Agriculture and electricity are the backbone of Pakistan’s economy. Pakistan today is one of the World’s fastest growing countries with a population estimated to be around 170 million at the beginning of 2009. Due to the inability to regulate large rivers by means of sizeable storages, the country is already facing frequent power deficits in electricity and serious shortages in cereals production. If the present trend continues, Pakistan could become one of the food deficit countries in the near future. Therefore, there is a dire need to build new reservoirs for improving agriculture and increasing electric energy production. Tarbela, Mangla and Chashma reservoirs have already lost about 6.2109 m3 due to sedimentation. It is estimated [1] that by year 2012, this loss would increase to 7.4109 m3. The Government of Pakistan has taken a very bold initiative by making the decision to construct the Diamer Basha Dam. The present demand of electricity in the country is over 17,000 MW, and is estimated to reach 22,000 MW by the year 2010 [1]. The contribution of 4500 MW from the Diamer Basha Dam will alleviate the present situation when it becomes operative. The Diamer Basha Dam with its 272-metres in height, will be the highest roller compacted concrete (RCC) gravity dam in the world. It will be situated on the Indus River, about 315 km upstream from the Tarbela Dam site, 180 km below the Gilgit-Baltistan capital Gilgit and about 40 Km downstream from Chilas. The reservoir created behind the dam will extend for about 105 Km up to the Raikot Bridge on the Karakoram Highway. The project was started in September 2005 (with the preliminary geological investigations) and the deadline for its completion is 2016. The total cost of the project has been estimated at $12.6 billion. Such an important project needs a constant monitoring of the geological and geophysical parameters of the area before, during and after the construction. Later the monitoring will be extended along the whole length of the lake. The present study shows the preliminary results of an initial topographical survey of the dam’s area realized within the framework of a larger monitoring project called "Nanga Parbat – Haramosh Massif Monitoring Project" the target of which is to determine the uplift of the massif due to geo-tectonic compressions. In fact northern Pakistan comprises three former distinct and previously separate plates named Karakoram, Kohistan island arc and Indian plates. They collided with each other during the Cretaceous-Tertiary ages and formed the present day configuration of this region (Himalayan orogeny) [3]. The project presented here was started in April of 2009 and developed through three different phases: a) Study of the area, contacts with the local authorities and identification of the points to be surveyed b) Monumentation of the benchmarks c) First measurement on the selected benchmarks. Since the location of the dam was very close to the Nanga Parbat-Haramosh massif It was decided to devote to it a special attention setting up a small topographical network. Three benchmarks were put on each bank (right and left) of the Indus river in order to measure the relative movements of the banks before and after the construction of the dam. The measurements were performed with a Leica TS30. Total Station following the scheme of the double parallelogram reproduced in Fig. 1.[3] The measurements taken, before, during and after the construction of the dam will be a remarkable index of the change in the geophysical parameters produced by the dam and the related lake. [1] http://www.paklinks.com/gs/pakistan-affairs/215216-president-musharraf-opens-work-diamer-bashadam. html [2] http://www.defence.pk/forums/economy-development/12401-diamer-basha-dam-engineering-design-tenderdocuments- project-completed.html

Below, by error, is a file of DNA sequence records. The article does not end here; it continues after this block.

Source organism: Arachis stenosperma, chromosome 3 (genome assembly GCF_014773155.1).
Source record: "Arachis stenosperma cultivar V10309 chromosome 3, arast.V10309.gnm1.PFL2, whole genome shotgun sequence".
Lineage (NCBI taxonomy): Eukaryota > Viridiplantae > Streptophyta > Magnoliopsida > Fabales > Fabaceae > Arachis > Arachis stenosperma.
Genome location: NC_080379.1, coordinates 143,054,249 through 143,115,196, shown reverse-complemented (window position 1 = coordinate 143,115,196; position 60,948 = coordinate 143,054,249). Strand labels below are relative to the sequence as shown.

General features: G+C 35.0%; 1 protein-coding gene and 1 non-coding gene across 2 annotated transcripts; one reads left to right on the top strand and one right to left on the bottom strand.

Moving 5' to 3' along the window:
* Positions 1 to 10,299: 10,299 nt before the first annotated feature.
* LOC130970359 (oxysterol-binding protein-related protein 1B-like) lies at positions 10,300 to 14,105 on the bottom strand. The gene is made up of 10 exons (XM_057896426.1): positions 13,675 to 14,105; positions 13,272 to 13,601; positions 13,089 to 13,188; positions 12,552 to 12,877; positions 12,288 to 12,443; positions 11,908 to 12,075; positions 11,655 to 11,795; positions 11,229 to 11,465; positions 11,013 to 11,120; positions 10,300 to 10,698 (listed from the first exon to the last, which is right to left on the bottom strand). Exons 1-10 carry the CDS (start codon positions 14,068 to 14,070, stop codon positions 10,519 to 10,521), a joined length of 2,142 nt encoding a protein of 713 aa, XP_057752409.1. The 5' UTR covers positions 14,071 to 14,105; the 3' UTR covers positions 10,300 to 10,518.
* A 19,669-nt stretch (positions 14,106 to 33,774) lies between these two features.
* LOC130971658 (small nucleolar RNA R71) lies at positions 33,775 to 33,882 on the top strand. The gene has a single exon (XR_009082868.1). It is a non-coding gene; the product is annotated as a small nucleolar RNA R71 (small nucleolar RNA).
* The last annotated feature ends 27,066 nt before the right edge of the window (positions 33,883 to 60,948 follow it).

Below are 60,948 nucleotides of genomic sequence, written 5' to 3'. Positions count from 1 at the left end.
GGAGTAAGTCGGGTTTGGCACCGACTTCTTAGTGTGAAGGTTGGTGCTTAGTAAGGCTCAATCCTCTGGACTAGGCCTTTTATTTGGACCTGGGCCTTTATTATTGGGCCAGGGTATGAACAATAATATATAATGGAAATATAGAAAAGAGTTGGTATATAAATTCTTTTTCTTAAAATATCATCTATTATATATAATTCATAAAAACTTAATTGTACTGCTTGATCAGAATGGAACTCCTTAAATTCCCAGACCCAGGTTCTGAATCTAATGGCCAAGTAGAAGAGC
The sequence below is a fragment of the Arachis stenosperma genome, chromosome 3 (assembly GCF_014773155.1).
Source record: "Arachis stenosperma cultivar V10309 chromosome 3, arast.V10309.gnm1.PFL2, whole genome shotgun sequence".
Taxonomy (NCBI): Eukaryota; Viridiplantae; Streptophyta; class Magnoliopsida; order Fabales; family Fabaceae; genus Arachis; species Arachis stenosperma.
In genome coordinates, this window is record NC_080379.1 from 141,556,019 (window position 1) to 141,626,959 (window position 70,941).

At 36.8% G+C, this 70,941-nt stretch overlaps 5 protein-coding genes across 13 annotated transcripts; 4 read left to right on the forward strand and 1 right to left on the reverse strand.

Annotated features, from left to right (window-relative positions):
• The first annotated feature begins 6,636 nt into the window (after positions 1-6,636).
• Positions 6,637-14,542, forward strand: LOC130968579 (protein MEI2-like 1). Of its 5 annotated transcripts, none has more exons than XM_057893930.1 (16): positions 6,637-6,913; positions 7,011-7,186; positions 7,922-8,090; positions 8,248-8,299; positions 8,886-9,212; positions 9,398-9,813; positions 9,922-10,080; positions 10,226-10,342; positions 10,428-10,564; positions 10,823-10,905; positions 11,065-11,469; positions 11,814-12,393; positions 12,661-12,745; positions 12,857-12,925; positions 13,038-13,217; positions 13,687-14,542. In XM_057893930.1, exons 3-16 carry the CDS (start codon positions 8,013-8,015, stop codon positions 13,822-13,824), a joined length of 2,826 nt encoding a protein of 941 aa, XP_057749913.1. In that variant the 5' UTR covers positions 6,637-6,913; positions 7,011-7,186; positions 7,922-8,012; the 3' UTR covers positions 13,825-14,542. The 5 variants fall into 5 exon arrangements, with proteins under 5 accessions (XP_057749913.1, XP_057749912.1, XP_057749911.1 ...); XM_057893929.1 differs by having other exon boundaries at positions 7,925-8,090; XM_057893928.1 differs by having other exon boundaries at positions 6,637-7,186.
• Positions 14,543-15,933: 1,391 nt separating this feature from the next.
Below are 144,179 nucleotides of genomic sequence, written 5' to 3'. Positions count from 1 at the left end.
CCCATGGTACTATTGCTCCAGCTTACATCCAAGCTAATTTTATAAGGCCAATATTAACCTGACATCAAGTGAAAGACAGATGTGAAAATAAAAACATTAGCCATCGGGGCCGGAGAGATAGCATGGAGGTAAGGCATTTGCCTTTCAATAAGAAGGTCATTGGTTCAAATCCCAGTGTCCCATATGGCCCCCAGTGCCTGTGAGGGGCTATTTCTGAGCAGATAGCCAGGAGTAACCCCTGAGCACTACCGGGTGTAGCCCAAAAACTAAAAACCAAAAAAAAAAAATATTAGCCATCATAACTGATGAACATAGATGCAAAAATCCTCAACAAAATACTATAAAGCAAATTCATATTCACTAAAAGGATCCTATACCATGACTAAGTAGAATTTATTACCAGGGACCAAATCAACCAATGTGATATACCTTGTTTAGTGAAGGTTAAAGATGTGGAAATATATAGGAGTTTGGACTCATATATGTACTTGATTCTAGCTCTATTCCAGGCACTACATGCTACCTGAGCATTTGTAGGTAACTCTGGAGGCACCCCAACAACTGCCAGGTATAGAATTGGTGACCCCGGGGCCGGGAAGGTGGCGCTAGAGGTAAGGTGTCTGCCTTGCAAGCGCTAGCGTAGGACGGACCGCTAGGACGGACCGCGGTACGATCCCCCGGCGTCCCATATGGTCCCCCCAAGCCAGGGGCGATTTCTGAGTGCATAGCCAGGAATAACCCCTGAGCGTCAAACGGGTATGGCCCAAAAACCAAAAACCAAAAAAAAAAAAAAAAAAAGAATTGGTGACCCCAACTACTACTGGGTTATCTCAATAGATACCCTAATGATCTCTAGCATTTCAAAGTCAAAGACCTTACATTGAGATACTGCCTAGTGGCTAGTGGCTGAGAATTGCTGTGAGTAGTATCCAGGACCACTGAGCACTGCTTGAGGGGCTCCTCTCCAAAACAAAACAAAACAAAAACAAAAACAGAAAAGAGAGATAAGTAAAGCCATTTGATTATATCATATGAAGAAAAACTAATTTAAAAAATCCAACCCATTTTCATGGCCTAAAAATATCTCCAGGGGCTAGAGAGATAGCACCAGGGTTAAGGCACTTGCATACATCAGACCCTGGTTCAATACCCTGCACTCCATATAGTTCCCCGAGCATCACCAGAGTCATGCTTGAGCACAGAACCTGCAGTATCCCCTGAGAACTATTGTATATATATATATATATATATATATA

Topographic al, Geological and Geophysical Measurements in the Diamer Basha Dam Area (Gilgit Baltistan).

PORETTI, GIORGIO;CALLIGARIS, CHIARA;
2010

Abstract